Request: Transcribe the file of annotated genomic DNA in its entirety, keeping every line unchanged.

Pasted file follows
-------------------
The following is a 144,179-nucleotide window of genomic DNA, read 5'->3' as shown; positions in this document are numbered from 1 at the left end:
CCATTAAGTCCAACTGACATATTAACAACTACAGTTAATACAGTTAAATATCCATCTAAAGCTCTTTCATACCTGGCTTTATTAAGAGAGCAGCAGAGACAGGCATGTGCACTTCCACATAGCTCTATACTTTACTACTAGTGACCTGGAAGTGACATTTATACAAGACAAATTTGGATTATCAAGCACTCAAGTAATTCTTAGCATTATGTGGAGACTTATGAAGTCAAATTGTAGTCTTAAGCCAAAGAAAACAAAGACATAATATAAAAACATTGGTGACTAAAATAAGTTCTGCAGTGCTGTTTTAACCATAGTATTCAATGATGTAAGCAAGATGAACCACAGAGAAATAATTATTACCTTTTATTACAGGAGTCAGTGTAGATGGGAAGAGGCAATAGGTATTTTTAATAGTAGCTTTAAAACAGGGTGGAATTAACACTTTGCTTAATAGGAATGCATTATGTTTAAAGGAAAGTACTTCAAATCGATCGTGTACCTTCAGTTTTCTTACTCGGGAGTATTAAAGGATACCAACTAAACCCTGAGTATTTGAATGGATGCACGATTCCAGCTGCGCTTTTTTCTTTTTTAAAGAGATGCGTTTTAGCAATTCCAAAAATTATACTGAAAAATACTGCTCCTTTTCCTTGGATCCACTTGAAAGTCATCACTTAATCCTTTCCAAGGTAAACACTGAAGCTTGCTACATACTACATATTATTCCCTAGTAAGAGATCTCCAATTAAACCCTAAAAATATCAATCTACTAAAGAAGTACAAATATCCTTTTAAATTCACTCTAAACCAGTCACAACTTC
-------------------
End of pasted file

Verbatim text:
The following is a 144,179-nucleotide window of genomic DNA, read 5'->3' as shown; positions in this document are numbered from 1 at the left end:
CCATTAAGTCCAACTGACATATTAACAACTACAGTTAATACAGTTAAATATCCATCTAAAGCTCTTTCATACCTGGCTTTATTAAGAGAGCAGCAGAGACAGGCATGTGCACTTCCACATAGCTCTATACTTTACTACTAGTGACCTGGAAGTGACATTTATACAAGACAAATTTGGATTATCAAGCACTCAAGTAATTCTTAGCATTATGTGGAGACTTATGAAGTCAAATTGTAGTCTTAAGCCAAAGAAAACAAAGACATAATATAAAAACATTGGTGACTAAAATAAGTTCTGCAGTGCTGTTTTAACCATAGTATTCAATGATGTAAGCAAGATGAACCACAGAGAAATAATTATTACCTTTTATTACAGGAGTCAGTGTAGATGGGAAGAGGCAATAGGTATTTTTAATAGTAGCTTTAAAACAGGGTGGAATTAACACTTTGCTTAATAGGAATGCATTATGTTTAAAGGAAAGTACTTCAAATCGATCGTGTACCTTCAGTTTTCTTACTCGGGAGTATTAAAGGATACCAACTAAACCCTGAGTATTTGAATGGATGCACGATTCCAGCTGCGCTTTTTTCTTTTTTAAAGAGATGCGTTTTAGCAATTCCAAAAATTATACTGAAAAATACTGCTCCTTTTCCTTGGATCCACTTGAAAGTCATCACTTAATCCTTTCCAAGGTAAACACTGAAGCTTGCTACATACTACATATTATTCCCTAGTAAGAGATCTCCAATTAAACCCTAAAAATATCAATCTACTAAAGAAGTACAAATATCCTTTTAAATTCACTCTAAACCAGTCACAACTTC